The Definition of Tradition

We would do well to understand what is meant by the concept of tradition since it is usually denied, misrepresented, or misunderstood. It has nothing to do with local colour or popular customs nor with curious local activities collected by some students of folklore. It is concerned with origins: tradition is the handing on of a complex of established means of facilitating our understanding of the immanent principles of universal order, since it has not been given to mankind to understand unaided the meaning of his existence.

The idea most nearly equivalent and most able to evoke the meaning of the word tradition would be that of the spiritual relationship between a master and a pupil. That is to say of a formative influence analogous to that of spiritual vocation or inspiration, as actual for the spirit as heredity is for the body. What we are concerned with here is an inner knowledge coexistent with life itself; a coexistent reality, but at the same time an awareness of a superior consciousness, recognized as such, and at this level inseparable from the person it has brought to birth and for whom it constitutes their reason for existence.

From this point of view the person is completely what he transmits, he only is in what he transmits, and in the degree to which he does transmit. Independence and individuality are thus seen to be relative realities only, which bear witness to our progressive separation and continuous falling away from the possession of an all-embracing original wisdom, a wisdom which is quite compatible with an archaic way of life. This original state can be equated with the concept of a primordial centre of which, in the Judaeo-Christian tradition, the Earthly Paradise is one of the symbols; with the proviso that we always recall that this state, this tradition, and this centre only constitute three expressions of the one reality.

Thanks to this tradition, which antedates history, knowledge of principal truth has been, from the beginning, the common property of all humanity, and has subsequently been revealed in the highest and most perfect theological systems of the historic age. But a natural degeneration has given rise to specialization and obscuration which have resulted in an ever-increasing gap between the message, those who transmit it, and those who receive it. Some explanation became more and more necessary since a polarization occurred between the external literal aspect expressed in ritual and the original meaning, which became more and more hidden within and obscured, and so, hard to understand.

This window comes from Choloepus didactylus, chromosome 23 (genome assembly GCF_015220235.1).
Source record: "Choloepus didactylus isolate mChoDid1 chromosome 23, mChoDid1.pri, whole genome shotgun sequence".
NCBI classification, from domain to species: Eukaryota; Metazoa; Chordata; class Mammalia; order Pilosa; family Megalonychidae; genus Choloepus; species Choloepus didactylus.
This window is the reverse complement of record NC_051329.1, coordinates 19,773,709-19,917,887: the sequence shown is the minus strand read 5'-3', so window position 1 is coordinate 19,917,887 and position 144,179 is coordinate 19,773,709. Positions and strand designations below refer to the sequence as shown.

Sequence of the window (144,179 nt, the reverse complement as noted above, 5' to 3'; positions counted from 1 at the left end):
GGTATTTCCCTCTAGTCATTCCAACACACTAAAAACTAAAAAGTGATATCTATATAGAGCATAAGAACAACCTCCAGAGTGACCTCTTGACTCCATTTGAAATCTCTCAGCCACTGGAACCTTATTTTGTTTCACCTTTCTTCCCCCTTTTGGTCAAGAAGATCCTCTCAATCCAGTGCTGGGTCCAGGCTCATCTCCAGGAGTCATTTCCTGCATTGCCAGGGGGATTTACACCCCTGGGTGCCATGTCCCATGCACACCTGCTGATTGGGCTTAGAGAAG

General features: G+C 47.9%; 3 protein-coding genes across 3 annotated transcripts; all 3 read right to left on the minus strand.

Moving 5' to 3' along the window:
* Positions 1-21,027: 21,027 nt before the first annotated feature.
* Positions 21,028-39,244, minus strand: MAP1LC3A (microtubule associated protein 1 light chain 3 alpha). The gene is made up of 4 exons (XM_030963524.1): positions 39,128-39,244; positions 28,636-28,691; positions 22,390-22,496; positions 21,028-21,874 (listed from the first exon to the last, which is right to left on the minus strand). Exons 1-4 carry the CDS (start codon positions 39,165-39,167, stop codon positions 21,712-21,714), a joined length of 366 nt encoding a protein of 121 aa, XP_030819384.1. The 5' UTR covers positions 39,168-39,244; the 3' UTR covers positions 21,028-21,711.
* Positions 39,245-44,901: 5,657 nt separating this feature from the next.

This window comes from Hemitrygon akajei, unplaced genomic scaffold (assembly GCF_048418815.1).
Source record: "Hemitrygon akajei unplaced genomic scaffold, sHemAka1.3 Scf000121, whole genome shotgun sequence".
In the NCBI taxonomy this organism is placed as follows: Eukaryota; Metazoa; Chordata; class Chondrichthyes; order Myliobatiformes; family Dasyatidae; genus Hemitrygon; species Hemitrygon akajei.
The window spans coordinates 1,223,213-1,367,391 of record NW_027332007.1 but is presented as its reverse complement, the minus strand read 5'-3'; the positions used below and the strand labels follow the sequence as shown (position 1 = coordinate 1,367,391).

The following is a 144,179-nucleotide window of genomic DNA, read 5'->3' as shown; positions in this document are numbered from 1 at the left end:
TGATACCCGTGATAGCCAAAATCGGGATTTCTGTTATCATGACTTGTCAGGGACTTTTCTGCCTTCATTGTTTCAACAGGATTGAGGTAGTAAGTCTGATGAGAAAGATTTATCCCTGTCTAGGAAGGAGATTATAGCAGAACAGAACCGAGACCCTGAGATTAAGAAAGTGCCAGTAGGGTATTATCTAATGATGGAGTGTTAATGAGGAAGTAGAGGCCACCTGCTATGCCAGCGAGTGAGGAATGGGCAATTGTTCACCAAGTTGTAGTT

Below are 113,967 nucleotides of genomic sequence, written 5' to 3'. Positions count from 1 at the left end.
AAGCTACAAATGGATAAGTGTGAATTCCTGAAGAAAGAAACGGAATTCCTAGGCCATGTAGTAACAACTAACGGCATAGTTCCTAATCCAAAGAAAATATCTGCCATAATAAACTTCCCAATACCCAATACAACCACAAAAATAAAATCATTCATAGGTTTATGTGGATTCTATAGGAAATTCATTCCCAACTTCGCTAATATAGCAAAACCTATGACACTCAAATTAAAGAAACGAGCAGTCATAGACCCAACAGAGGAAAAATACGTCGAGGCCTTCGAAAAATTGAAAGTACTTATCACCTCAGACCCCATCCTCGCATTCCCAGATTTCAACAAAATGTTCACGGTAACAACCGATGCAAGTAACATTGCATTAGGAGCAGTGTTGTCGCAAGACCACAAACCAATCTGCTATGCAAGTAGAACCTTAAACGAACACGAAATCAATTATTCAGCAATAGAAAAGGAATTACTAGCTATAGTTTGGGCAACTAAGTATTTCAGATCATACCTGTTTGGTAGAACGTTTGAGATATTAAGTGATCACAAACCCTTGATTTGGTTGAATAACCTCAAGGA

In the West this exterior aspect was generally expressed in religious terms. Intended for the general mass of the faithful, the doctrine split into three elements, dogma for the reason, morals for the mind, and rites and ceremonies for the body. During the time in which this split was taking place in the West, the deeper meaning became esoteric and was gradually reduced to greater and greater obscurity, so that now we are compelled to refer to parallel examples from Eastern spirituality to understand the coherence and validity of our own tradition.
The progressive lack of real understanding of the idea of tradition has for a long time past prevented us from grasping the true nature of ancient civilizations, both eastern and western, and at the same time has made it impossible for us to return to that inclusive point of view which they had. Only as we return to basic principles can we gain a comprehensive understanding without suppressing anything. This will enable us to make a breakthrough to a new use of language, restore our power to remember and facilitate our inventive faculties, and so establish links between the most seemingly diverse branches of knowledge. All this is only possible as we acknowledge the privileged centre as possessing an inexhaustibly rich store of possibilities which are mediated to us by means of symbols.


The above has been excerpted from Luc Benoist's The Esoteric Path(Crucible, 1988).